We are pleased to report that the Appellate Division, in Morgan v. Raymours Furniture Company, Inc., rejected Defendant’s motion to compel mandatory arbitration. In this case, the employer, Raymour, sought to compel arbitration based upon an arbitration policy contained in its employee handbook that was circulated electronically. The handbook contained several disclaimers advising that nothing in the handbook could be enforced as a contract, and that none of the terms of the handbook could be enforced against the employer.
The Court emphatically rejected the Defendants’ claim that there was an enforceable arbitration agreement, and held that the same disclaimers that prevent a contract from forming against the Defendant also prevent a contract from forming against the Plaintiff. Even more important, the Appellant Division ruled that a motion to compel arbitration is actually akin to a motion for an injunction, and that therefore the motion could be denied on purely equitable grounds. This will permit Plaintiff employees to argue that motions to compel mandatory arbitration can be rejected based on grounds of fundamental unfairness.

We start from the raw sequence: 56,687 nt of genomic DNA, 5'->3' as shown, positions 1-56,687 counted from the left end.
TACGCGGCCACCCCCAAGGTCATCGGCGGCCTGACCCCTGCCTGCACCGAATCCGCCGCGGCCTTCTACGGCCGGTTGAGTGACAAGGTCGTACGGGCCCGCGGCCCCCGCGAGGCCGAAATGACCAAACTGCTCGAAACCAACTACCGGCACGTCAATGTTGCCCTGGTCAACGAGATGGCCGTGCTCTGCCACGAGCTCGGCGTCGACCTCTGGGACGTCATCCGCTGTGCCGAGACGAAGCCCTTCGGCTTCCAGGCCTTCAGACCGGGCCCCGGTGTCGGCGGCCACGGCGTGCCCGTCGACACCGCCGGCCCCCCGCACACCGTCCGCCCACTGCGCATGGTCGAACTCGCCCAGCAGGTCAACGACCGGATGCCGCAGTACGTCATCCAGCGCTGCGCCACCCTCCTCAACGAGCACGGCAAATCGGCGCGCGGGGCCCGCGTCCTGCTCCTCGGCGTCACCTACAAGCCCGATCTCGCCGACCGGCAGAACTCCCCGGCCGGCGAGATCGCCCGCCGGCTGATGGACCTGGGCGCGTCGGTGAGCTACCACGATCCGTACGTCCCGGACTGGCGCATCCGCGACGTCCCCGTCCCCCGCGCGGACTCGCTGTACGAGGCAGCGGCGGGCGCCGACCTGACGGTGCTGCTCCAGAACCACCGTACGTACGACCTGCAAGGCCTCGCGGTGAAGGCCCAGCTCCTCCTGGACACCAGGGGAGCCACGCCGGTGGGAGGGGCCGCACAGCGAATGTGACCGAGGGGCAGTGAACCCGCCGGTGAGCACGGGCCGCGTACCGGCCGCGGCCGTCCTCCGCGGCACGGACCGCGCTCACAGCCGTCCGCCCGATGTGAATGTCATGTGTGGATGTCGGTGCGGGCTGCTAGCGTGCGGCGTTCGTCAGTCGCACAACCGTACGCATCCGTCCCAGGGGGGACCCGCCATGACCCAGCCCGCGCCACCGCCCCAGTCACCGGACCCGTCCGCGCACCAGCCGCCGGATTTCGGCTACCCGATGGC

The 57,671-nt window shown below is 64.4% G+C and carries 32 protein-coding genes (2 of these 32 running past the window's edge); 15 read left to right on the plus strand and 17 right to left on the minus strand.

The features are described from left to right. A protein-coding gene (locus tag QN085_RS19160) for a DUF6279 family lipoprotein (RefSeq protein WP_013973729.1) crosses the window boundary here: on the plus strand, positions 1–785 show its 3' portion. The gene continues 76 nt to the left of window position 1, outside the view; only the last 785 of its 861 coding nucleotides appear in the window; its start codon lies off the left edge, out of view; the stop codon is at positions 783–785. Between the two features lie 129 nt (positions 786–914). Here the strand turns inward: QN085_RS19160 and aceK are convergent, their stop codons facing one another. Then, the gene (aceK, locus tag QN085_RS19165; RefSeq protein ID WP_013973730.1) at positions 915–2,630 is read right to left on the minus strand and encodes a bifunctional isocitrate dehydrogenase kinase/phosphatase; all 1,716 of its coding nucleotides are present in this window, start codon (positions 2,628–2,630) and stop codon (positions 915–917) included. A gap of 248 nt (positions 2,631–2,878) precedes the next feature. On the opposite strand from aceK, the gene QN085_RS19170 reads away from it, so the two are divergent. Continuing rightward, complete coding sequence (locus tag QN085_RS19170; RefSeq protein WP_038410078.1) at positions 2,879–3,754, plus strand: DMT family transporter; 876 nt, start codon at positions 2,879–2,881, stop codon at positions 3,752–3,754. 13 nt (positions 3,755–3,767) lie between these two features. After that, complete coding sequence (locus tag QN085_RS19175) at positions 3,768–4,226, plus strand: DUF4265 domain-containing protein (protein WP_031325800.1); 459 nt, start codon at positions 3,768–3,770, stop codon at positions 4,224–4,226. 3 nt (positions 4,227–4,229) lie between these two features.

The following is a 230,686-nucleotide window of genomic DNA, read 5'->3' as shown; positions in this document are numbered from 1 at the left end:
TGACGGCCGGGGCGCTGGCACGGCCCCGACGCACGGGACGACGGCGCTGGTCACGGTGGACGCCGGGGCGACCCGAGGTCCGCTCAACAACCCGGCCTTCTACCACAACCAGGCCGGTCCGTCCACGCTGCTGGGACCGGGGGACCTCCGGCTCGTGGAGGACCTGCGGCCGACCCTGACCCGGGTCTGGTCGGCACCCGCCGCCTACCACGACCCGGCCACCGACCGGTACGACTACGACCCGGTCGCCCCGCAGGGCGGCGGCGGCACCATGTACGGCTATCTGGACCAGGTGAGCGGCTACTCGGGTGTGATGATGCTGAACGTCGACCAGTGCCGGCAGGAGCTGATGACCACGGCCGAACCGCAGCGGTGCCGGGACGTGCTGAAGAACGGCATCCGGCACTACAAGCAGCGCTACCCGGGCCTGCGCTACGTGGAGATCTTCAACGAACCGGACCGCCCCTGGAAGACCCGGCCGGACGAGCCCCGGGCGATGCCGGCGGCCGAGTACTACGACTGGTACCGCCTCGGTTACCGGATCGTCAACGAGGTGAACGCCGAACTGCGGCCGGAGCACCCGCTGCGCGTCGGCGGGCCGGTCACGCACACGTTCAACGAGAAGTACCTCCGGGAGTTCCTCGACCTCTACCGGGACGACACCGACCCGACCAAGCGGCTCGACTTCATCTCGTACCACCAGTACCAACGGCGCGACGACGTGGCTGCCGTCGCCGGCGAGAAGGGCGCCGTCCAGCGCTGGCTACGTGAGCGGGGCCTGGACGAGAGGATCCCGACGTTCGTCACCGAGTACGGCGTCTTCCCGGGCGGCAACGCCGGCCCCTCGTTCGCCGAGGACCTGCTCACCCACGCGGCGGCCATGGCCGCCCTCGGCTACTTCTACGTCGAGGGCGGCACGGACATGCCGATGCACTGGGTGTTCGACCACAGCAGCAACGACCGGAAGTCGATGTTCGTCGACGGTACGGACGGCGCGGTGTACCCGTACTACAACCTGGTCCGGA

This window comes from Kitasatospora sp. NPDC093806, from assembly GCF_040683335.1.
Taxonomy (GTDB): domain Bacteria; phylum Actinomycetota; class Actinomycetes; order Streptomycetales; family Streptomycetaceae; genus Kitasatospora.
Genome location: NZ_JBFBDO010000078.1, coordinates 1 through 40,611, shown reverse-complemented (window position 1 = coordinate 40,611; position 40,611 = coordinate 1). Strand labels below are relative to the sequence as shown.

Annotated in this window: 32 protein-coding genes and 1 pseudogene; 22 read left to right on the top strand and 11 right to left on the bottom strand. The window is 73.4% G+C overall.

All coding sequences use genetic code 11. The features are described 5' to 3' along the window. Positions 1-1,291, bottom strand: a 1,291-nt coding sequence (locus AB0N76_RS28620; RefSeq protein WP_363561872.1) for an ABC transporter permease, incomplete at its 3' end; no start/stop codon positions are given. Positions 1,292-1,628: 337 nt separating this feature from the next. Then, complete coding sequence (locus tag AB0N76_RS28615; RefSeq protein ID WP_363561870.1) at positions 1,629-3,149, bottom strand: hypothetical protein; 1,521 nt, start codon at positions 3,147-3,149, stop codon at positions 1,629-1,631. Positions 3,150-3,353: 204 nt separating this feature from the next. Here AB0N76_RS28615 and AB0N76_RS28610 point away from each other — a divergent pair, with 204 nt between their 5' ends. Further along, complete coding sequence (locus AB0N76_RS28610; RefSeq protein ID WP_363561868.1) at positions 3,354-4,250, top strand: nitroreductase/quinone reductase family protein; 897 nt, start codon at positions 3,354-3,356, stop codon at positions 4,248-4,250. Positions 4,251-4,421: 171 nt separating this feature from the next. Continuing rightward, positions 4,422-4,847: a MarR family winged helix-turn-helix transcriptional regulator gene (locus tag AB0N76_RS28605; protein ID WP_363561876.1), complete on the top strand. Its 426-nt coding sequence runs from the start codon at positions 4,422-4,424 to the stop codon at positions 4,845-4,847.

Hopefully this decision will be upheld on appeal and Plaintiff employees will not be denied access to courts and juries on account of obscure arbitration clauses.